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The central idea of the book is that the Indian state has unwillingly accepted the inevitability of adopting private solutions to mitigate the various social-economic problems that India continues to face.
Mind you, the Indian state has always wanted to and was in the driver’s seat of national development for most of our independent history.
But 72 years later, millions upon millions of Indians still lack basic access to health, education, security and water. The failures are far too many to ignore any longer.
Suffice to say that, the Indian brand of socialism has failed its citizens. Apathy, incompetence and inefficiency continue to plague the public sector and a sense of despondency and fatalism has taken over the minds of those who man the system.
The author states that since the Indian state has failed miserably in many of its core functions, there is a vacuum in the delivery of essential services to citizens. This is increasingly being filled by the private sector. In many places, the writer also remarks that the services provided by the private players are in fact better than those provided by the state.
But the writer is not happy with this situation. He is not comfortable with the idea of the state losing its preeminence to the private sector. So the writer wants the state to take back control but get more effective and efficient.
However, one is tempted to ask why the inevitability of the private sector’s dominant role is not ideal.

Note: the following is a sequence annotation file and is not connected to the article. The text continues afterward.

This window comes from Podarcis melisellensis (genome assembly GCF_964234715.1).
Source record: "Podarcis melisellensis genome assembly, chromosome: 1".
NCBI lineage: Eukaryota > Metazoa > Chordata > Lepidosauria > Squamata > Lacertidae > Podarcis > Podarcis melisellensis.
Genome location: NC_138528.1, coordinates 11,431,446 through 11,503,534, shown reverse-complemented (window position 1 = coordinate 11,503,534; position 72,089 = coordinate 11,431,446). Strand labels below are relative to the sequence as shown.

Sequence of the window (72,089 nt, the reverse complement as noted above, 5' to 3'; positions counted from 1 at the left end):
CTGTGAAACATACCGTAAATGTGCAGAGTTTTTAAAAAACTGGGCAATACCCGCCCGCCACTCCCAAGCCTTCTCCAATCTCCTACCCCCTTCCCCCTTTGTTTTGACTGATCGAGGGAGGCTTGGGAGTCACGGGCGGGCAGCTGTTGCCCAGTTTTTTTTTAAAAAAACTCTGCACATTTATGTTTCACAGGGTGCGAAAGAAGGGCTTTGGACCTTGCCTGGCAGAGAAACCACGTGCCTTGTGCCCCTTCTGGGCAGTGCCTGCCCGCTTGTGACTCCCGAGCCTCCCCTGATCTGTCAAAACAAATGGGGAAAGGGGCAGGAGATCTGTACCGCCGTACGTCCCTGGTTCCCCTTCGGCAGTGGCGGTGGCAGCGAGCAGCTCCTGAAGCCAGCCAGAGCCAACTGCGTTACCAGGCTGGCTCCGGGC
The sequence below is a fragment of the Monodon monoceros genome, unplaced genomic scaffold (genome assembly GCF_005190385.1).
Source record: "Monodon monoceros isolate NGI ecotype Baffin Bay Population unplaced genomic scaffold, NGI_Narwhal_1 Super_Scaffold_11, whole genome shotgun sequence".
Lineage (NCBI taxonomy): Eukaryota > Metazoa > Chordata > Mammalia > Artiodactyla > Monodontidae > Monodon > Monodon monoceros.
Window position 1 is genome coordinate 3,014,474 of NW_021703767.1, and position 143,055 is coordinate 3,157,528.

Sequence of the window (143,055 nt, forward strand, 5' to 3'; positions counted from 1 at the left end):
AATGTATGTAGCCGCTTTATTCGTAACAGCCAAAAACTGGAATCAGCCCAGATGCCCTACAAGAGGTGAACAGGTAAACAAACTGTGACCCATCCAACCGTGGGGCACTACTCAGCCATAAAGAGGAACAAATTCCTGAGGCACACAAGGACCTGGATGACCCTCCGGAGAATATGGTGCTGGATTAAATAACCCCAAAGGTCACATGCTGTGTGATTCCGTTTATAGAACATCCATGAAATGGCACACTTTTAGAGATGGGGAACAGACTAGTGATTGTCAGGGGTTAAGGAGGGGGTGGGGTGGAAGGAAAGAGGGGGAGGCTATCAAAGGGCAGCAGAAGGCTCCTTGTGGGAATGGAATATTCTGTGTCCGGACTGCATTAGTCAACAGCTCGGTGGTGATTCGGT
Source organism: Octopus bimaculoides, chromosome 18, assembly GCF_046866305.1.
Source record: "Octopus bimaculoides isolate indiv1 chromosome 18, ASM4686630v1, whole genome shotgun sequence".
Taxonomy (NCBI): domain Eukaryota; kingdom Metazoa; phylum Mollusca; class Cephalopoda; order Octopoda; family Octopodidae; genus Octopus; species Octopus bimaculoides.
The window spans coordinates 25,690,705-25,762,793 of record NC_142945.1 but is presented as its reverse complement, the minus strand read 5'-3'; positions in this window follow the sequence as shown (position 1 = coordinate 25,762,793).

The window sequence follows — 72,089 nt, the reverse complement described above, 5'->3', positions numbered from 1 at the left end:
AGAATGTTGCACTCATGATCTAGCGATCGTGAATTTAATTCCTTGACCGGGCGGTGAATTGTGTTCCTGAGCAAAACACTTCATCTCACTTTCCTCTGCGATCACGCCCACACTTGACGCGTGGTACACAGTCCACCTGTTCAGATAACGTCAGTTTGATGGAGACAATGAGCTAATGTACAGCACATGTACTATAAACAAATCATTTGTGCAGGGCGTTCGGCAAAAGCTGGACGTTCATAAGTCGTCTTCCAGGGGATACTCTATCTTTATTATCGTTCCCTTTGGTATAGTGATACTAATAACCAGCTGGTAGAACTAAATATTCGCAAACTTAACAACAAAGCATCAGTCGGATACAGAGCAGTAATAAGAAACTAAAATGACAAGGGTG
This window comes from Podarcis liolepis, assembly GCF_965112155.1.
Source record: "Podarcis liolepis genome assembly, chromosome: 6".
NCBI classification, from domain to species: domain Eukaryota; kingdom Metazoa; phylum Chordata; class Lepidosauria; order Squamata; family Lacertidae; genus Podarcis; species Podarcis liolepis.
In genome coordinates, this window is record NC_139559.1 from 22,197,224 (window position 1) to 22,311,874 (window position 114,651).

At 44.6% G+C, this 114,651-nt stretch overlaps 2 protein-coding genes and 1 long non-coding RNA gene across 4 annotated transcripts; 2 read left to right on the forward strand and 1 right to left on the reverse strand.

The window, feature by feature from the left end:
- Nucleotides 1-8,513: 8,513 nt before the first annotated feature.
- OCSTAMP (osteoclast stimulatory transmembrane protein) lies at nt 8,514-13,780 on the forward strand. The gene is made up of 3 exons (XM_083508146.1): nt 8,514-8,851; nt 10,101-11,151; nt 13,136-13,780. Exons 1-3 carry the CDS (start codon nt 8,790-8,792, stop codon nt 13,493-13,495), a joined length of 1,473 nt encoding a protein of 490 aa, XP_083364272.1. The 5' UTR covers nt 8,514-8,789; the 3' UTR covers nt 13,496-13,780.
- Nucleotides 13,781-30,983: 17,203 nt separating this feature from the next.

Considering India’s many complexities and systemic issues, it’s not unthinkable that the state should not have performed these functions in the first place. Or at least, once the problems became apparent, the state should’ve willingly and proactively outsourced most, if not all developmental functions liked health, education etc to the private sector. It should’ve just retained the regulatory functions. Perhaps then we would have had better governance outcomes.
I’m not saying this would’ve been the best approach. All I’m pointing out is that the author has a pre-decided conclusion and then fits the facts to support it.
The writer also adopts a contradictory approach when it comes to comparing India’s public policy failures with the successes of other developing countries in the same areas. The author does acknowledge that India’s socio-economic problems are exacerbated by its size, incredible diversity, federal structure and lack of resources. However, he then goes on to cite examples of countries like South Korea, Finland, Singapore, Japan etc which do not share any of the problems listed above with India. Korea, Singapore and Japan are unitary states where the provinces have little to no control; they have mostly homogenous population and also, their size is less than many of India’s biggest states.
So though the writer has done commendable research into the historical origin of problems and their present magnitude, his conclusions have a left socialist-bias and the comparisons with other countries are lazy at best
The book addresses diverse problems in present India which are there since British Raj (at least). It tells us why aren't we the India we wish to be. From (non)availability of water and power to (un)affordability of education and healthcare. Everyone who lives under illusion that India can be a next manufacturing hub or can do economy wonder must read this book. How billion of dollars can be wasted to get abysmal results and how policy making by ministers and implementation by babus can fail functioning things.
But the author also gives some hope with small examples but it"s long way to go. We call changes as reforms but in actual they are just correction of our past policies and decisions.